So, the question is asked, are continuing to become a more violent people? And I don’t mean just the United States, or the west, or anything like that. I mean humans as a whole. Are we just becoming more violent?

Or were we always this violent? Except we had governments that were capable of keeping us from killing each other (except during national campaigns where they got to send people out to kill in their names)? If you’ve ever been to war, it’s a pretty brutal experience. Oh, we like to fluff it up with 21st century technology and act like we’re doing something much different than how our forefathers fought, but when it comes down to it, you still have people out in the middle of some place they don’t want to be trying to kill a bunch of other people who don’t really want to be out there doing that either. And we pin medals on the ones that come back alive (and sometimes those who didn’t), and then create celebrations for the sacrifices they made. But in the end, we’re rewarding a bunch of people who are doing things that civilized people probably shouldn’t be doing any way.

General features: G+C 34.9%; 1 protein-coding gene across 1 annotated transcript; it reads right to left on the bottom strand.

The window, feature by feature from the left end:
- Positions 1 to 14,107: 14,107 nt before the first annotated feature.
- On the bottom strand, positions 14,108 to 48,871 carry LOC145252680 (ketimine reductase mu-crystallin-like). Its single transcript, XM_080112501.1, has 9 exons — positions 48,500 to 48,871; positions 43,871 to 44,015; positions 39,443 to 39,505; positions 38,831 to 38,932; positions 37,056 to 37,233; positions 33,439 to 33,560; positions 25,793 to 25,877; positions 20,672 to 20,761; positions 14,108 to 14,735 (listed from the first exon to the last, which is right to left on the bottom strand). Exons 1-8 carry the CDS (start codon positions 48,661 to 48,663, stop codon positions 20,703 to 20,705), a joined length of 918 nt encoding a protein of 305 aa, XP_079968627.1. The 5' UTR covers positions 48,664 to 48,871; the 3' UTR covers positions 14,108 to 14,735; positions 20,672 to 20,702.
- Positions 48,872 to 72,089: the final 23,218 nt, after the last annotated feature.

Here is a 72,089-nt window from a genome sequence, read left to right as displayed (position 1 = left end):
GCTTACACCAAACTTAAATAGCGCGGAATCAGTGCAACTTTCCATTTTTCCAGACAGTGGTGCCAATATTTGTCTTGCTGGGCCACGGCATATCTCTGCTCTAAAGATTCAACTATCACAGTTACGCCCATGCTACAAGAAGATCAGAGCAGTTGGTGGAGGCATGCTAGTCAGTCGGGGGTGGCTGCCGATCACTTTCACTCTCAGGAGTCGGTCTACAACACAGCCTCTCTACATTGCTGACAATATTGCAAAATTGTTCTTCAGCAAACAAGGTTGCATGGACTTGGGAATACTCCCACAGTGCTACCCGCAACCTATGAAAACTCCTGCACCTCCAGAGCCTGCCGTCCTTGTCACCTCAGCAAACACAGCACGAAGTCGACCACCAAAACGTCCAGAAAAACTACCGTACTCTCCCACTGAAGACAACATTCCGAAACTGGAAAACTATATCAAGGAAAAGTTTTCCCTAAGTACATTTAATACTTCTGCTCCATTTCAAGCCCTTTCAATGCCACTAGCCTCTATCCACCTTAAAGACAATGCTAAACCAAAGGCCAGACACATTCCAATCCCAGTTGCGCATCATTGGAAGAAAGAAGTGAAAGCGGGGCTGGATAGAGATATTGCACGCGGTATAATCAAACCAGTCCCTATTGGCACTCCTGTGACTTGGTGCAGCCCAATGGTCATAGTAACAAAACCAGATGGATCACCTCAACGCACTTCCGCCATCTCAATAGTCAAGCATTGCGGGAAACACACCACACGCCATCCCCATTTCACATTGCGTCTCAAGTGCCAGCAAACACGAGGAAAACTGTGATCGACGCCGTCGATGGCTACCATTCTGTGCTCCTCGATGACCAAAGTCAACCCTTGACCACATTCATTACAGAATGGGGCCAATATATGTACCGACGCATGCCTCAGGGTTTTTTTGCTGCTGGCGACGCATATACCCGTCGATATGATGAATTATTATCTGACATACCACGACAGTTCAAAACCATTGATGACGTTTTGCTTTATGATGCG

But of course, someone will say that the others guys MADE us do it, that they were out there doing atrocities. And I’m sure the other guys will say that those of us attacking them were doing all sorts of affronts to humankind, like sleeping with each other on the wrong days of religious texts, eating something that someone’s interpretation of God says people shouldn’t be eating for arbitrary reasons that someone else will defend to the death, and all such other reasons (some good, some ridiculous, and some just straight out confusing, even to the people following them).